Will You Be With Me Tomorrow?


It started when we were twelve. George would wake up crying.

"Oh, god, Fred it hurt's so bad…"

When we were twelve, we thought that it would pass.

"Promise you won't tell anyone. I'll stop crying in a minute, just don't tell."

Every night, I'd awake, and he'd be shivering, doubled over in pain. I'd hold him close, trying to convince him that he'd be okay. I would wrap my arms around him, and pull him close, stroking his forehead.

"What's wrong with me, Fred?"

I would do everything I could for him. At night, he'd hurt so badly that I'd hurt me as well. During the day, he was okay, but at night there was no stopping his pain. He used to think that he was going to die, it would be so much. He used to think that he wouldn't live to see thirteen.

"Don't let me go. Please, don't let me go."

When we were fourteen, it was worse. He'd throw up for minutes at a time -- blood. He'd throw up for so long that he would lose pounds. And then, he'd be too weak to sit up.

"My god, George… are you okay?"

The first time that that happened, he was in the bathroom while he puked. When he was done, he couldn't walk back to his bed without falling. I had to help him.

"I can't walk…"

I'd lay him down, and brush the hair out of his eyes. Wrap him in blankets so that he was warm. I'd do everything that I could. Then, during the day, everything would be back to normal. George'd pretend that nothing had happened.

"…Fred, you seen my sneakers?"

When we were fifteen, he would have trouble breathing at night. He looked so frail that I was afraid to put a blanket over him in fear that it'd crush him. All I could do was sit there and hold him, trying not to cry myself. On top of that, it was becoming noticeable during the day. Our mom was worried.

"George, dear, you look pale. Whatever is the matter?"

At sixteen, I needed to tell somebody. I needed to tell a doctor. All of the pain -- it was killing me. I would try to ignore that fact, but it was drilling a hole in me. There was something very, very wrong.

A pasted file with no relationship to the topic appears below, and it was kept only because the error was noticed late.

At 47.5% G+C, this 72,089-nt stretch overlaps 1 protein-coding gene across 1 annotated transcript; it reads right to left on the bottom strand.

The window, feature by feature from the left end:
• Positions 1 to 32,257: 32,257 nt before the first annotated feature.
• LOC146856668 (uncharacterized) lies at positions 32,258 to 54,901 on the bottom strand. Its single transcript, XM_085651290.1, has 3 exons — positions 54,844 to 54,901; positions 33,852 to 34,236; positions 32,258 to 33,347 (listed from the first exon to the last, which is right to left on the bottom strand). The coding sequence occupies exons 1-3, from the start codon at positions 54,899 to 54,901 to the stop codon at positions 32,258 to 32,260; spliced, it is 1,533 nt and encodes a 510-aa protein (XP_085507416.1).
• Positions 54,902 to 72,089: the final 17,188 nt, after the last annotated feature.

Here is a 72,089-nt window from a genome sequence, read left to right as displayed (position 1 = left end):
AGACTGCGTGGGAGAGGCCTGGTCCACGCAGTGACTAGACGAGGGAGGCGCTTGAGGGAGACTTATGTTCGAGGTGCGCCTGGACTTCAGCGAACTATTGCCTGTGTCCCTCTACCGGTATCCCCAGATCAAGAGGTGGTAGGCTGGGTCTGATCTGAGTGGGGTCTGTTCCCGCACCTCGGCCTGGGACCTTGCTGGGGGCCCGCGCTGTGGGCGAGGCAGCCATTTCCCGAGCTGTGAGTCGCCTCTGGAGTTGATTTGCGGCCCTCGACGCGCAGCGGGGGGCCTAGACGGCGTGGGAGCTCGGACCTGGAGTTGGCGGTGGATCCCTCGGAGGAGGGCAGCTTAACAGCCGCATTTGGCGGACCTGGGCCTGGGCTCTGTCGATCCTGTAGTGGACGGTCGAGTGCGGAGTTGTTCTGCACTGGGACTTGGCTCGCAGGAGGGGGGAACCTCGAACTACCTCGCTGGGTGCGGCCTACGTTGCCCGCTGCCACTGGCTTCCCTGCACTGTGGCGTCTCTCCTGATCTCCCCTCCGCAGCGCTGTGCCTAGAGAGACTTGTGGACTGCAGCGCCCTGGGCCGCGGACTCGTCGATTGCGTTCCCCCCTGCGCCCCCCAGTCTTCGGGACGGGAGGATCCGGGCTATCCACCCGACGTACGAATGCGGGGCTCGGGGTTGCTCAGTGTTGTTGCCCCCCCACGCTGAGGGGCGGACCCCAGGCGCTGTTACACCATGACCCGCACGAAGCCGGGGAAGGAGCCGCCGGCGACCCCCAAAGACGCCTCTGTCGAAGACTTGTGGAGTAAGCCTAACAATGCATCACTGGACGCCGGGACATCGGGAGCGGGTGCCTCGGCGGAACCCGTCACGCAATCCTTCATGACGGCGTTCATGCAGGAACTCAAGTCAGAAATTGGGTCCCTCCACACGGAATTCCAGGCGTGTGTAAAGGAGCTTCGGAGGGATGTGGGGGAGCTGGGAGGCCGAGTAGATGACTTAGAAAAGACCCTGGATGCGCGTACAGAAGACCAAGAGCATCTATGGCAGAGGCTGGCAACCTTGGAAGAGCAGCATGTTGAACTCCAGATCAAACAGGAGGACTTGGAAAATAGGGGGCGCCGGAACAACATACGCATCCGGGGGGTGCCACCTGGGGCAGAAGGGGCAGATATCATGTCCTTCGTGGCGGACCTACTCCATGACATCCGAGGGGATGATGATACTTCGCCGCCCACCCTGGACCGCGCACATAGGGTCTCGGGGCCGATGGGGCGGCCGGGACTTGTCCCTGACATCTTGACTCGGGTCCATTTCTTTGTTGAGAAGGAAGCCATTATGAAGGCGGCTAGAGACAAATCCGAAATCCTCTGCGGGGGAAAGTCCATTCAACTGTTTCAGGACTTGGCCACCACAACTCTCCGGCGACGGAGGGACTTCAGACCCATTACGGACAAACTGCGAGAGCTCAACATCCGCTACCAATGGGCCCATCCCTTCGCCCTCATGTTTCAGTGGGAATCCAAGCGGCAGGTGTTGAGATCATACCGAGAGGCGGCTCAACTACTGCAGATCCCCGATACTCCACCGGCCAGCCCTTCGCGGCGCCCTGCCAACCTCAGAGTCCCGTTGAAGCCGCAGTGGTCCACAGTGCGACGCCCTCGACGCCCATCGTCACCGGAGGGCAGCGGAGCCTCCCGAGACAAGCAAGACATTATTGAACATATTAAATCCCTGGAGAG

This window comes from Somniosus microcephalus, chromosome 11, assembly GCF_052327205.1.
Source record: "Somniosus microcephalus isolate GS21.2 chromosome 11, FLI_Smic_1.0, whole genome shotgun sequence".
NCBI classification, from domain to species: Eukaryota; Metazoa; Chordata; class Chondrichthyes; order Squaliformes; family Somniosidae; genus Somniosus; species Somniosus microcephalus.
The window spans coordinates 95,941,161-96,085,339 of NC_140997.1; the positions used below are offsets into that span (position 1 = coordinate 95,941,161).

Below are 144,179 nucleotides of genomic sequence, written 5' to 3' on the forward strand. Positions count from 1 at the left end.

"Common, George, they can help you. Just give um a chance."

And then, he'd be confined to the school dorm at least once a week. Exhausted, fragile and ill. After every class, I'd do my best to cheer him up.

Finally, I had to tell. I had to spill it. George was dying, and there was only a sliver of hope -- I had to say something.

It happened in Professor Flitwick's office. He called me in, and asked if anything was wrong. He said that I was acting so strange. I was tapping my foot angrily, and I finally told him anything.

"Why did you tell?" George asked, terrified. "Because I love you, George." I said flatly,

And then, the brilliant conclusion of a professor who had unlimited magic at his fingertips.

They took him into a muggle hospital. But the chemo did nothing but make it worse.

And when we were seventeen, he died. He curled up in my arms and died.

"I'm so tired, Fred."

And he was still in pain. He was crying when he fell asleep. He rested his head against me, and died. I remember getting up and walking out of the room. I remember that I didn't cry. "George died." I said plainly. And then, I remember everything going black.

Sometimes, when I sit alone in our room, it's almost like he's still there with me. But it's when I'm in public. It's when people say, "I'm so sorry about your brother" or "Poor thing". It's when all those damn people gather around me and say that I should just talk about it… that's when I think I'm never gonna get over it. That's when it hurts the most.